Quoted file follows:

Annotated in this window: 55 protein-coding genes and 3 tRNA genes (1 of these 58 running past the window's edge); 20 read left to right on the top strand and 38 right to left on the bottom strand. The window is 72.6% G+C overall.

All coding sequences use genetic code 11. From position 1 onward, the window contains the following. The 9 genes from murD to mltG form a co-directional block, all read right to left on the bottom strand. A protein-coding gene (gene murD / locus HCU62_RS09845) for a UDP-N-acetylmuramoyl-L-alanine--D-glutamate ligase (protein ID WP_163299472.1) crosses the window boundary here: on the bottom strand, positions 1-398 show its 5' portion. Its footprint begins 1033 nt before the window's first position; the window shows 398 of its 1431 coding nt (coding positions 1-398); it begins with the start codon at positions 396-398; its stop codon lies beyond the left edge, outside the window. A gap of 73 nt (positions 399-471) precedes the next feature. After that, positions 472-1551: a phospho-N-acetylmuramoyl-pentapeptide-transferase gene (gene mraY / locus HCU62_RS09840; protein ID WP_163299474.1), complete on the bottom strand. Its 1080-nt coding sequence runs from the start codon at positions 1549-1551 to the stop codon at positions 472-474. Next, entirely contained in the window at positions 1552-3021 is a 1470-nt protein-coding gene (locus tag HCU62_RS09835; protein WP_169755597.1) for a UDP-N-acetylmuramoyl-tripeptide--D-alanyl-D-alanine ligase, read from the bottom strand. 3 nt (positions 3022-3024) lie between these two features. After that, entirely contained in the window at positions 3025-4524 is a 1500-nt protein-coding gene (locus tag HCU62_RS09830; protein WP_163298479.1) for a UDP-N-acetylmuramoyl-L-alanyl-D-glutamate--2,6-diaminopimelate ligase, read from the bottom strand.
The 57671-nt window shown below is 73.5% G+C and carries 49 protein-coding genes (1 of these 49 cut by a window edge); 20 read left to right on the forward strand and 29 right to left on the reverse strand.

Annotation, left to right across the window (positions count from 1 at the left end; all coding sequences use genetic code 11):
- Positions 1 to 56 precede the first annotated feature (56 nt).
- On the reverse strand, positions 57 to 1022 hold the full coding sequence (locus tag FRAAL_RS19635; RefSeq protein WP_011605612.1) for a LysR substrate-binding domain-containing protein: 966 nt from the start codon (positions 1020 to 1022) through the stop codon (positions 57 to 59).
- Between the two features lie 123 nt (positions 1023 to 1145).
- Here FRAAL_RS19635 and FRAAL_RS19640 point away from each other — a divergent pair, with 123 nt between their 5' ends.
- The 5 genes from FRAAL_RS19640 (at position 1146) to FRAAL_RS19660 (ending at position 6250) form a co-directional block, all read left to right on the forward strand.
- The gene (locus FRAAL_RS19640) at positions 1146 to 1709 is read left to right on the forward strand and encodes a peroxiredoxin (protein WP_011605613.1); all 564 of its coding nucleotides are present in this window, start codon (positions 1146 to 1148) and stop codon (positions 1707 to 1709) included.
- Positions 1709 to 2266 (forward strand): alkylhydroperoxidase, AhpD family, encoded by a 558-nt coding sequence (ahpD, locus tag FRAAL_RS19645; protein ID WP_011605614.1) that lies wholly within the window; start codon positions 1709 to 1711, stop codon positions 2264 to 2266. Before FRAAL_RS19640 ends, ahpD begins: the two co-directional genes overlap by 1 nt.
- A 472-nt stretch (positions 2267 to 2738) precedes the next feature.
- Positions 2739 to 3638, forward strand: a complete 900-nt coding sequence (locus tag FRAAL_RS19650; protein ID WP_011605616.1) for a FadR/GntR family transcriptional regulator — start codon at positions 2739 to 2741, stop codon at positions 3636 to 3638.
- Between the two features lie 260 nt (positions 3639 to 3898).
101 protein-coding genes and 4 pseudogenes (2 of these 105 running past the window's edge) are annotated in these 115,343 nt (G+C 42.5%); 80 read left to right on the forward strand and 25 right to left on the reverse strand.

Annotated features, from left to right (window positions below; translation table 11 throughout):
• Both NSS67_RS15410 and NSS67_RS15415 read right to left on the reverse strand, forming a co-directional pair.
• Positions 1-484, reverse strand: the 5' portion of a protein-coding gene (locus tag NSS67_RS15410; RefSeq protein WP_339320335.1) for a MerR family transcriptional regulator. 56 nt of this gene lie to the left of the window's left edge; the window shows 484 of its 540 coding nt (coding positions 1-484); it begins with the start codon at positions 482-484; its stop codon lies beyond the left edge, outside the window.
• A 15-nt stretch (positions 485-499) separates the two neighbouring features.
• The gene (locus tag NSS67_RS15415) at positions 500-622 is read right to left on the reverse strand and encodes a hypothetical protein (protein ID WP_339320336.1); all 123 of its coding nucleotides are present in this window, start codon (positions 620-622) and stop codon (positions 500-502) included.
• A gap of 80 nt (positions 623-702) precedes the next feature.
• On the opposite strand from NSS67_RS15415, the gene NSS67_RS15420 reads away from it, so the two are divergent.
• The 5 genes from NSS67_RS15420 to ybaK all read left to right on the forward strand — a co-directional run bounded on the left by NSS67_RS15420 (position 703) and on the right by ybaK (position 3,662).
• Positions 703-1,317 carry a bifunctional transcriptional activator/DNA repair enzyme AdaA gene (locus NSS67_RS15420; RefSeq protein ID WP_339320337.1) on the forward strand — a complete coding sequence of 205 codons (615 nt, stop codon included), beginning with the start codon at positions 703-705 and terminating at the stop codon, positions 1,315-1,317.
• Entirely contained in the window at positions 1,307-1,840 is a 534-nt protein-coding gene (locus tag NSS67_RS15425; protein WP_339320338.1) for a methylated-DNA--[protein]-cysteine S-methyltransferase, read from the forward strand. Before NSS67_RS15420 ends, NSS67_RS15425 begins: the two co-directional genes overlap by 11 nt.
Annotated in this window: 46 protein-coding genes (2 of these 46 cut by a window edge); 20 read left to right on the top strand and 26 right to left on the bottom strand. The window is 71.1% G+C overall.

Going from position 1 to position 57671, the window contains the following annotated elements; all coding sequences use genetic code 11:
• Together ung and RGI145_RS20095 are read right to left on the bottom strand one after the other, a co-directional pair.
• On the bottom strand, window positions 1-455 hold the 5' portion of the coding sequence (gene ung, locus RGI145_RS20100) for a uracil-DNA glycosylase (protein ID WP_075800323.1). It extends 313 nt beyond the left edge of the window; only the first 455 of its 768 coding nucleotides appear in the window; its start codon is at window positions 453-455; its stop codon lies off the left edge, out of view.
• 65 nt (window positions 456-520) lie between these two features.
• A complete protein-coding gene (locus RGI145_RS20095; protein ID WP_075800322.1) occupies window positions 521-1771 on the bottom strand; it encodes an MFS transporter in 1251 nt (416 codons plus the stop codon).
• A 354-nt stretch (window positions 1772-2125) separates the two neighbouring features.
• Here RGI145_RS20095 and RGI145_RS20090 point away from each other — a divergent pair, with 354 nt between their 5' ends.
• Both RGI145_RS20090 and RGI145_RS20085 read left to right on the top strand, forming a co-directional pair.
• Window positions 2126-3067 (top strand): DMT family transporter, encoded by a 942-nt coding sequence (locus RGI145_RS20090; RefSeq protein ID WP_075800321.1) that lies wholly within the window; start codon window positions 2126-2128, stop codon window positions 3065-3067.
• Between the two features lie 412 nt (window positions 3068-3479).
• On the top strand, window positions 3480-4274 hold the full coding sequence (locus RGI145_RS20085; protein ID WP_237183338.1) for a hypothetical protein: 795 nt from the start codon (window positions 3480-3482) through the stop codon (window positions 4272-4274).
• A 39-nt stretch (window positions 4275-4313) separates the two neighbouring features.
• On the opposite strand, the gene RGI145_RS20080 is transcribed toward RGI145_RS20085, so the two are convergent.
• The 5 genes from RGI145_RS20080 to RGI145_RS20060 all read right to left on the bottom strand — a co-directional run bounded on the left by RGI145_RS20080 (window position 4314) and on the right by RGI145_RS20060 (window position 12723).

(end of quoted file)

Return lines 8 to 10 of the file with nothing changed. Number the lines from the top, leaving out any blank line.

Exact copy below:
- Here FRAAL_RS19635 and FRAAL_RS19640 point away from each other — a divergent pair, with 123 nt between their 5' ends.
- The 5 genes from FRAAL_RS19640 (at position 1146) to FRAAL_RS19660 (ending at position 6250) form a co-directional block, all read left to right on the forward strand.
- The gene (locus FRAAL_RS19640) at positions 1146 to 1709 is read left to right on the forward strand and encodes a peroxiredoxin (protein WP_011605613.1); all 564 of its coding nucleotides are present in this window, start codon (positions 1146 to 1148) and stop codon (positions 1707 to 1709) included.